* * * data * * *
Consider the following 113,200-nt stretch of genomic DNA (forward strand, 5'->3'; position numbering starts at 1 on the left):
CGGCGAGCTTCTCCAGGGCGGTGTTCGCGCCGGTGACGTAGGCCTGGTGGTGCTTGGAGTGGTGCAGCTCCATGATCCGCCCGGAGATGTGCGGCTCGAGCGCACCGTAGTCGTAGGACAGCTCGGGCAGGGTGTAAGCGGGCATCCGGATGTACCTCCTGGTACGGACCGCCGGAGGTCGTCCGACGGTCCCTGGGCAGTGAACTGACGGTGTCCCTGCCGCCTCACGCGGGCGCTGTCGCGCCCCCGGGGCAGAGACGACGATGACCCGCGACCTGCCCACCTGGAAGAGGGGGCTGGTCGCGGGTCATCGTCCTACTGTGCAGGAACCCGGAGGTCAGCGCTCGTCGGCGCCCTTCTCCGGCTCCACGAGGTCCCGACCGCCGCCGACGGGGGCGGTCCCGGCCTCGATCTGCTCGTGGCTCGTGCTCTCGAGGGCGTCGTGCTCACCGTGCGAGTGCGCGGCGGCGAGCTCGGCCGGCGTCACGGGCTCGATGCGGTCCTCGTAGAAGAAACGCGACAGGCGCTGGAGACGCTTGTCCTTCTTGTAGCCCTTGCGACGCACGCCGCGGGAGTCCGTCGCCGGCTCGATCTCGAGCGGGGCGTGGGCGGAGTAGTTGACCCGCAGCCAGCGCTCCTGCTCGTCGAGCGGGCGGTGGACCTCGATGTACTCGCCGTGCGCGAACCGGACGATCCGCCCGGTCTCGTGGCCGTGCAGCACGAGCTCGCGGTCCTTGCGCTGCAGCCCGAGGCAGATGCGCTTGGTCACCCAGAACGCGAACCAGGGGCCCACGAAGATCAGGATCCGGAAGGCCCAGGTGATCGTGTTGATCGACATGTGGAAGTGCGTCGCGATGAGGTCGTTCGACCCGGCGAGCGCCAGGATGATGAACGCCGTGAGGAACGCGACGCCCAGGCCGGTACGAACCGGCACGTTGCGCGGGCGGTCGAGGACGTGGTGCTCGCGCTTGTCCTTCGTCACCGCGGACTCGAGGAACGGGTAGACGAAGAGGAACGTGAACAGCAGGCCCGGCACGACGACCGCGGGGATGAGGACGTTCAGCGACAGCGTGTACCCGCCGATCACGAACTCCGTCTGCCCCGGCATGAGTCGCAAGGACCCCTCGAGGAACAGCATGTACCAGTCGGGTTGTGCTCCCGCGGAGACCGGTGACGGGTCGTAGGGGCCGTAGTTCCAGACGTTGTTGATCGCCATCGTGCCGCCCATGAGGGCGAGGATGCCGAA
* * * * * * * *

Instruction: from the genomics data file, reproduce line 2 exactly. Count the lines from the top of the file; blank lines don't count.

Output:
CGGCGAGCTTCTCCAGGGCGGTGTTCGCGCCGGTGACGTAGGCCTGGTGGTGCTTGGAGTGGTGCAGCTCCATGATCCGCCCGGAGATGTGCGGCTCGAGCGCACCGTAGTCGTAGGACAGCTCGGGCAGGGTGTAAGCGGGCATCCGGATGTACCTCCTGGTACGGACCGCCGGAGGTCGTCCGACGGTCCCTGGGCAGTGAACTGACGGTGTCCCTGCCGCCTCACGCGGGCGCTGTCGCGCCCCCGGGGCAGAGACGACGATGACCCGCGACCTGCCCACCTGGAAGAGGGGGCTGGTCGCGGGTCATCGTCCTACTGTGCAGGAACCCGGAGGTCAGCGCTCGTCGGCGCCCTTCTCCGGCTCCACGAGGTCCCGACCGCCGCCGACGGGGGCGGTCCCGGCCTCGATCTGCTCGTGGCTCGTGCTCTCGAGGGCGTCGTGCTCACCGTGCGAGTGCGCGGCGGCGAGCTCGGCCGGCGTCACGGGCTCGATGCGGTCCTCGTAGAAGAAACGCGACAGGCGCTGGAGACGCTTGTCCTTCTTGTAGCCCTTGCGACGCACGCCGCGGGAGTCCGTCGCCGGCTCGATCTCGAGCGGGGCGTGGGCGGAGTAGTTGACCCGCAGCCAGCGCTCCTGCTCGTCGAGCGGGCGGTGGACCTCGATGTACTCGCCGTGCGCGAACCGGACGATCCGCCCGGTCTCGTGGCCGTGCAGCACGAGCTCGCGGTCCTTGCGCTGCAGCCCGAGGCAGATGCGCTTGGTCACCCAGAACGCGAACCAGGGGCCCACGAAGATCAGGATCCGGAAGGCCCAGGTGATCGTGTTGATCGACATGTGGAAGTGCGTCGCGATGAGGTCGTTCGACCCGGCGAGCGCCAGGATGATGAACGCCGTGAGGAACGCGACGCCCAGGCCGGTACGAACCGGCACGTTGCGCGGGCGGTCGAGGACGTGGTGCTCGCGCTTGTCCTTCGTCACCGCGGACTCGAGGAACGGGTAGACGAAGAGGAACGTGAACAGCAGGCCCGGCACGACGACCGCGGGGATGAGGACGTTCAGCGACAGCGTGTACCCGCCGATCACGAACTCCGTCTGCCCCGGCATGAGTCGCAAGGACCCCTCGAGGAACAGCATGTACCAGTCGGGTTGTGCTCCCGCGGAGACCGGTGACGGGTCGTAGGGGCCGTAGTTCCAGACGTTGTTGATCGCCATCGTGCCGCCCATGAGGGCGAGGATGCCGAA